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Discussion Starter · #1 ·
hi was just woundering what snakes where diurnal, if any?
cheers all
rob
 

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i think quite a few are such most colubrids and meny boids i wouldnt want to risk naming species and sub species but i reckon you can tell by the shape of the pupil in the eye.

vertical slit - nocturnal
rounded - diurnal

why do you want to know?

cass
 

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Hognoses - or at least they are "crepuscular", I think the term is which means they are most active at dawn and dusk. I can recommend them as nice little snakes as I have a sweet female 3ft adult.
 

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Green snakes - Smooth Greens and Rough Greens - are true diurnals who need UVB lighting to thrive.
 

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Discussion Starter · #5 ·
was just discussing with my other half why i love snakes so much (7 royals, 2 corns) when she hit me with "you can never see them" so was just woundering what snakes were out in the day for maybe a nice living room set up where the loverly litttle critter was more visible (like bearded dragons)
cheers all
rob
 

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Coachwhips and racers from the states.

A guy who breeds them over there has caught coachwhips basking in full texas midday sun. Body temps over 113!

Mike
 

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was just discussing with my other half why i love snakes so much (7 royals, 2 corns) when she hit me with "you can never see them" so was just woundering what snakes were out in the day for maybe a nice living room set up where the loverly litttle critter was more visible (like bearded dragons)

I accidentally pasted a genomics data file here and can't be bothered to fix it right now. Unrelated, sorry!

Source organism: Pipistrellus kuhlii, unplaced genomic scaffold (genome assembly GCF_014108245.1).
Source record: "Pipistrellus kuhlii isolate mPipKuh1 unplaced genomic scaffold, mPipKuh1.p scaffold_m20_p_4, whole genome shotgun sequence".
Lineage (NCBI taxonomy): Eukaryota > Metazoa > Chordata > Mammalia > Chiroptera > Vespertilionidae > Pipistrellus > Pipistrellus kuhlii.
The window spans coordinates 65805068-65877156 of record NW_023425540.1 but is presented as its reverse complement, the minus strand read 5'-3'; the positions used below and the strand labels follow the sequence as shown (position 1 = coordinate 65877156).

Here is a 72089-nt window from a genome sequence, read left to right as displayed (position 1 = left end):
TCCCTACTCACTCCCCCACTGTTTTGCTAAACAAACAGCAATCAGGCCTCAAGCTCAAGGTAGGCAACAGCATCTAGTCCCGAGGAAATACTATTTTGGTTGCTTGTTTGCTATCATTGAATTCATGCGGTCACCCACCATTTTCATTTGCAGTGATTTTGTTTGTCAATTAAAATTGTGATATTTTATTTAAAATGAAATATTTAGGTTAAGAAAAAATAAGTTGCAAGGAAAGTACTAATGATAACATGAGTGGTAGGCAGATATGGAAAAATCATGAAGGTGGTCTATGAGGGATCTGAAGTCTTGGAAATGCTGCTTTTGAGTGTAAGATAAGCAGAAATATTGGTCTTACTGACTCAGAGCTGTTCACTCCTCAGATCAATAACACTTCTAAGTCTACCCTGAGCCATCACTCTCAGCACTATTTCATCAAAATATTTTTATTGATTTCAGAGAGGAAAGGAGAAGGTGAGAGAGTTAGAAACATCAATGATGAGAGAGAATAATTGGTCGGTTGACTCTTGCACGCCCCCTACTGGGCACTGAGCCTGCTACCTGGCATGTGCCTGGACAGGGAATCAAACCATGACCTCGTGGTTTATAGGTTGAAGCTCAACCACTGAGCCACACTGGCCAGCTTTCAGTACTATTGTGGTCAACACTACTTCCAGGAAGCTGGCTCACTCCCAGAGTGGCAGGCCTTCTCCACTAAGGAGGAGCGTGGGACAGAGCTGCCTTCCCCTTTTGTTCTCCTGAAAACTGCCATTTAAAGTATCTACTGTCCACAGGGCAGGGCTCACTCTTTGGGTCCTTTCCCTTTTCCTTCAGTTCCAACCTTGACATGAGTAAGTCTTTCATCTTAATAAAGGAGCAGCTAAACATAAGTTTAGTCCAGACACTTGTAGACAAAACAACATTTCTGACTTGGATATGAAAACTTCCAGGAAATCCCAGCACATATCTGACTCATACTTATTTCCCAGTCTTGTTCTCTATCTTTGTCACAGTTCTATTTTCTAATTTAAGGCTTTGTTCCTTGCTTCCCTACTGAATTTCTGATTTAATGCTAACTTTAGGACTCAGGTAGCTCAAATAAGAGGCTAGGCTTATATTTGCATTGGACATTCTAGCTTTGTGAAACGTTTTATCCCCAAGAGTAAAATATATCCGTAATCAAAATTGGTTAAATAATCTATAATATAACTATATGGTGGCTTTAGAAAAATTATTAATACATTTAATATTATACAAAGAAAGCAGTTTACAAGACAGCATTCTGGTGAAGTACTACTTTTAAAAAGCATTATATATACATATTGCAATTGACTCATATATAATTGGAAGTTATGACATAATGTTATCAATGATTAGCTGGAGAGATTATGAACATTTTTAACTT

cheers all
rob
well if you want a display snake you could go for a rough green which are insectivoures by the way, or somthing a little larger like a tree boa. i myself am getting a amazon tree boa from the Hamm show in march and am pretty sure that it going to make a stunning and essential pressence in a nice tall natural looking viv. they can be a range of coulors (just google) but are known as being snappy but this is true with all tree boas. back to rough greens i allways thought it would be really awsome to creats a set up that would allow mixed species to live allong side the rough green. these could be anoles small tree frogs and geckos and if you really going for it you could even have tropical fish swimming around in 10'' of water at the bottom. saw it in a magazine once but it looked hard going.

cass
 

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was just discussing with my other half why i love snakes so much (7 royals, 2 corns) when she hit me with "you can never see them"
rob
Quick question rob, do you have lighting set up in the vivarium? If so what kind, wattage etc?

One of the main reasons why people often don't see their snakes in the vivarium is due to the bright lighting,

Consider turning it off for a few days and see if you see more activity.

Reptilekeeping.com
 

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i would say a emerald tree boa, even if its sleeping durin the day...its still on show, an look fantastic, although i dont have 1...:lol2:
 

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Hognoses - or at least they are "crepuscular", I think the term is which means they are most active at dawn and dusk. I can recommend them as nice little snakes as I have a sweet female 3ft adult.
i second that,mines always on the move,in the week ive had it ive seen it more than my brazilian rainbow boa in months :lol2:
 

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Fluffy comes in and out of his hides at all times really, he has a red gls bulb 25w in there.
 
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